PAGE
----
There are some conditions that may have deep-set eyes as a symptom. While it is not the best method for judging overall health risk, developing deep-set eyes could indicate another issue. Sometimes, it is associated with genetic conditions.

Medical Conditions That Cause Deep-Set Eyes

baby with deep set eyes

Deep-set eyes can be an indicator or symptom of some medical conditions.

  • Acromegaly: This is a hormonal disorder that leads the pituitary gland to produce too much growth hormone during puberty and into adulthood. This causes the bones to increase in size, including those of the feet, hands, and face. The condition mostly affects middle-aged adults. It can lead to the sudden appearance of having deep-set eyes because the facial bones grow larger. Impaired vision and vision loss are also associated with acromegaly, but these may be caused by pituitary tumors pressing on the eyes.
  • Sanjad-Sakati syndrome: This is a recessive genetic condition most often found in people of Middle Eastern origin, first described in Saudi Arabia. The condition is associated with slow growth or physical retardation, intellectual disability, hypoparathyroidism leading to nutritional deficiencies, and dysmorphism. Part of the dysmorphism is deep-set, small eyes; however, other aspects of the condition are easily identified and diagnosed during infancy, including smaller facial features and poor immune system. Nutritional deficiency could lead to poor vision. This is not caused by having deep-set eyes.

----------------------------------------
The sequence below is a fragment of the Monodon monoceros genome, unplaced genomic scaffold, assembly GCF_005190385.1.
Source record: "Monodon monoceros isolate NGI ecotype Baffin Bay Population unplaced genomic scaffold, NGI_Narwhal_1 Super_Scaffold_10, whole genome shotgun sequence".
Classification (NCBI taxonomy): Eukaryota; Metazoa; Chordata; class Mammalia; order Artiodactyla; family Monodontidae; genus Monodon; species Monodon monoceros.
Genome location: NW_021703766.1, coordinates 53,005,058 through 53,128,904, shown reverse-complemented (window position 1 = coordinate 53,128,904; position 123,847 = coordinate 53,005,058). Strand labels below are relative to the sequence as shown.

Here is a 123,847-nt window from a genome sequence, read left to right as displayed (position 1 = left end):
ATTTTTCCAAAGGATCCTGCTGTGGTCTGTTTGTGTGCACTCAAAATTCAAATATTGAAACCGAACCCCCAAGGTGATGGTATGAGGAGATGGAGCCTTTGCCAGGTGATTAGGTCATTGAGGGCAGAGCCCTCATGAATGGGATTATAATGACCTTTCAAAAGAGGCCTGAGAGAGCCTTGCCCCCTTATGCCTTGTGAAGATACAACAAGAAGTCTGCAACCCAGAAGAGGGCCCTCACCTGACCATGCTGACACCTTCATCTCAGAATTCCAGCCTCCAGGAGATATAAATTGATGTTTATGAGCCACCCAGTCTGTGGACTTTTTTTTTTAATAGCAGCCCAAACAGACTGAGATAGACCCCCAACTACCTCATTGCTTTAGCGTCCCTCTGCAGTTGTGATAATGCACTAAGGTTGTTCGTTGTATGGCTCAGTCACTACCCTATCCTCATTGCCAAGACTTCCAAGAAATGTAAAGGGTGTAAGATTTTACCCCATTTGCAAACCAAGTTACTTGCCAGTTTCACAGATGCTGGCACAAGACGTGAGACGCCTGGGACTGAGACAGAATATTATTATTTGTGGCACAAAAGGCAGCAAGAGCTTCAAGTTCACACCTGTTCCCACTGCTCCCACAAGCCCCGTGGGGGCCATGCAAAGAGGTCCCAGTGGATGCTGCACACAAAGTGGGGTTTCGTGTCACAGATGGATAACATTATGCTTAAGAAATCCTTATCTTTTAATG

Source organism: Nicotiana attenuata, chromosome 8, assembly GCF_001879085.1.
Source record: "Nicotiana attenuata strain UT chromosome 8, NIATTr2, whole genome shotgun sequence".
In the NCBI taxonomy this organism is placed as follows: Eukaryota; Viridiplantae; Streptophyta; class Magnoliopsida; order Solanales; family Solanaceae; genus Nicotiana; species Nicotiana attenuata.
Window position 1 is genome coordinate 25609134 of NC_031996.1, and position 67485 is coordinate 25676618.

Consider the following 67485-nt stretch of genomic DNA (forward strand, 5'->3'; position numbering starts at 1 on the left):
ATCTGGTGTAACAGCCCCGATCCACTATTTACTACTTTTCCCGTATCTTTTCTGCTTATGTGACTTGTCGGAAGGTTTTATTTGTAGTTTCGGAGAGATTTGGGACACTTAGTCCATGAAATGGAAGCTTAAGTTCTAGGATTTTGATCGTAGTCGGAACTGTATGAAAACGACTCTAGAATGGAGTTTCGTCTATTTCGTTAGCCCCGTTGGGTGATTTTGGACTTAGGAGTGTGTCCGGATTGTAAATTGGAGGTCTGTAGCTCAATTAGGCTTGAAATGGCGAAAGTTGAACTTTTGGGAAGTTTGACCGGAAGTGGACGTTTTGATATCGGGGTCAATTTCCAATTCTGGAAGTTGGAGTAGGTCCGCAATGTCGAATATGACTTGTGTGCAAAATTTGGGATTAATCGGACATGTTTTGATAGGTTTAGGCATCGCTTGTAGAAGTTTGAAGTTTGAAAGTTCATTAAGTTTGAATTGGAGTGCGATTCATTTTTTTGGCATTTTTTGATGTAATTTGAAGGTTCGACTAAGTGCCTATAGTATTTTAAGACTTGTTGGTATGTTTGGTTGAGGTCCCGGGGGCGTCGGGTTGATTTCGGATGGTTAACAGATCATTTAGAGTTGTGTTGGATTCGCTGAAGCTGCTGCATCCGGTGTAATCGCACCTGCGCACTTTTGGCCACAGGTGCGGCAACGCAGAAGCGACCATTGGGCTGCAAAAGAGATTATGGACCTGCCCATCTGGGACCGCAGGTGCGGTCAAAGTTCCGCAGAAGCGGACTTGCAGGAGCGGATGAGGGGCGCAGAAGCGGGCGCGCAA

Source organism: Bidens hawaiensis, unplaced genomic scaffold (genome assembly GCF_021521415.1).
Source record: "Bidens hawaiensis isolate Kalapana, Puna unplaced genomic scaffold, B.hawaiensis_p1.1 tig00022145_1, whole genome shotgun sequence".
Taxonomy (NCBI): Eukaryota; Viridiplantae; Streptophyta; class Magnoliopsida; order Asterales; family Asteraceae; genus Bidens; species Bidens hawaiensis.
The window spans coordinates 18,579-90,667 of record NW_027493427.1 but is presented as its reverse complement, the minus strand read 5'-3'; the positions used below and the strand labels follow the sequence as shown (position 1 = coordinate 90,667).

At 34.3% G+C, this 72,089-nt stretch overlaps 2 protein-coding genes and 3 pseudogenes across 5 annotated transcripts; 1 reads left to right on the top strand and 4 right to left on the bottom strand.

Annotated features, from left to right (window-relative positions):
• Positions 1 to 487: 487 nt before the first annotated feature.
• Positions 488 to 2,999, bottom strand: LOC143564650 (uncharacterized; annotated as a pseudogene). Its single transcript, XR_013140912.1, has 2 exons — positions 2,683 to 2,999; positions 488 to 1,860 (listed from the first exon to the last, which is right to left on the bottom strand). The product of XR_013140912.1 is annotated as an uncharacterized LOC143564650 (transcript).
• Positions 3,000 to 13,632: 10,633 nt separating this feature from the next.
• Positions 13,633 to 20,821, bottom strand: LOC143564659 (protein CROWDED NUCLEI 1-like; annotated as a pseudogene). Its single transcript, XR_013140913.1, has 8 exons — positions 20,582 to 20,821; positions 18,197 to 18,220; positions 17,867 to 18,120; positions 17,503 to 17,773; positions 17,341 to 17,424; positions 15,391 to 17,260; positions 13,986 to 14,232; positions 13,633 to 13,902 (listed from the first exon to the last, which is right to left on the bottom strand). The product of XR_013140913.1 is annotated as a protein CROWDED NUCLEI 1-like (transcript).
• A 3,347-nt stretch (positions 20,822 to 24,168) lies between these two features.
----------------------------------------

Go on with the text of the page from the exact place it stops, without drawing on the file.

• SHORT syndrome: This condition’s acronym stands for Short stature, Hyperextensibility, Hernia, Ocular depression, Rieger anomaly, and Teething delay. These are the main features of the disorder. Someone with SHORT syndrome has low birth weight and gains weight slowly over childhood, leading to shorter stature. They have a lack of fatty tissue under the skin, which presents mostly in the face, arms, and chest, and this can lead to the appearance of deep-set eyes. Their teeth erupt later so teething begins in later childhood. They have Rieger anomaly, which can lead to glaucoma later in life.

There are some other chromosomal or hormonal conditions that may impact how the eyes look in the face, but this one feature is rarely used to diagnose these conditions. Additionally, having deep-set eyes is not associated with vision loss, although it is an effect of some conditions that also can cause vision loss.

Deep-Set Eyes Are Just One Eye Shape

If you have deep-set eyes, this may change your approach to applying makeup on your eyelids or around your face. You may be more cautious of how you apply mascara to your upper eyelashes since they may hit your brow bone and smear.

For most people, this is simply how their face is shaped. It has nothing to do with vision problems, increased risk of vision distortion, or vision loss.


  1. What’s Your Eye Shape? (March 19, 2012). Beautylish.
  2. How to Determine Eye Shape. (March 29, 2019). wikiHow.
  3. Acromegaly. (January 18, 2019). Mayo Clinic.
  4. Sanjad Sakati Syndrome: A Case Series From Jordan. (2012). World Health Organization (WHO).
  5. Short Stature, Hyperextensibility, Hernia, Ocular Depression, Rieger Anomaly, and Teething Delay. (December 2013). Genetics Home Reference, National Library of Medicine (NLM).